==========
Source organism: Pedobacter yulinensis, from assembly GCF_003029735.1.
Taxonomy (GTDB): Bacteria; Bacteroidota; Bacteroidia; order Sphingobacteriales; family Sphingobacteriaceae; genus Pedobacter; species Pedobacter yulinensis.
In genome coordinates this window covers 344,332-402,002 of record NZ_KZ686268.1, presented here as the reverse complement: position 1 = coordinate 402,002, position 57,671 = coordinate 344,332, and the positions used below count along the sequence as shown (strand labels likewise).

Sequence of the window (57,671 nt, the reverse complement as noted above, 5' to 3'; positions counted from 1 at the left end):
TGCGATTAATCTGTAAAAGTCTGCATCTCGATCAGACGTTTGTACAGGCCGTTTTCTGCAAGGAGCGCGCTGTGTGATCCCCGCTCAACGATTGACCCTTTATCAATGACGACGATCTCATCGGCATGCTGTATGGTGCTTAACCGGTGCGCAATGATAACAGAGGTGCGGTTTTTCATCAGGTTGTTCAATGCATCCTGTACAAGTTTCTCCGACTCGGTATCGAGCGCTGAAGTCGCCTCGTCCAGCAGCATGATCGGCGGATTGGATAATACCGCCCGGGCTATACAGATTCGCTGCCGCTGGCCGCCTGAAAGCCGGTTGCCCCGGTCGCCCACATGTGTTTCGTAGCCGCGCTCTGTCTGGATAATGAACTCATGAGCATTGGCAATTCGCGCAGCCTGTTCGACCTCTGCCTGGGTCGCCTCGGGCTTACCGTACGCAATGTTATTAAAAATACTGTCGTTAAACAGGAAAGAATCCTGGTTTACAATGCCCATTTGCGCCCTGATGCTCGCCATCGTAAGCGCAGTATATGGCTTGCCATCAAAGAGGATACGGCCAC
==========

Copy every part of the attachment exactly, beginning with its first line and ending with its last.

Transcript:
Source organism: Pedobacter yulinensis, from assembly GCF_003029735.1.
Taxonomy (GTDB): Bacteria; Bacteroidota; Bacteroidia; order Sphingobacteriales; family Sphingobacteriaceae; genus Pedobacter; species Pedobacter yulinensis.
In genome coordinates this window covers 344,332-402,002 of record NZ_KZ686268.1, presented here as the reverse complement: position 1 = coordinate 402,002, position 57,671 = coordinate 344,332, and the positions used below count along the sequence as shown (strand labels likewise).

Sequence of the window (57,671 nt, the reverse complement as noted above, 5' to 3'; positions counted from 1 at the left end):
TGCGATTAATCTGTAAAAGTCTGCATCTCGATCAGACGTTTGTACAGGCCGTTTTCTGCAAGGAGCGCGCTGTGTGATCCCCGCTCAACGATTGACCCTTTATCAATGACGACGATCTCATCGGCATGCTGTATGGTGCTTAACCGGTGCGCAATGATAACAGAGGTGCGGTTTTTCATCAGGTTGTTCAATGCATCCTGTACAAGTTTCTCCGACTCGGTATCGAGCGCTGAAGTCGCCTCGTCCAGCAGCATGATCGGCGGATTGGATAATACCGCCCGGGCTATACAGATTCGCTGCCGCTGGCCGCCTGAAAGCCGGTTGCCCCGGTCGCCCACATGTGTTTCGTAGCCGCGCTCTGTCTGGATAATGAACTCATGAGCATTGGCAATTCGCGCAGCCTGTTCGACCTCTGCCTGGGTCGCCTCGGGCTTACCGTACGCAATGTTATTAAAAATACTGTCGTTAAACAGGAAAGAATCCTGGTTTACAATGCCCATTTGCGCCCTGATGCTCGCCATCGTAAGCGCAGTATATGGCTTGCCATCAAAGAGGATACGGCCAC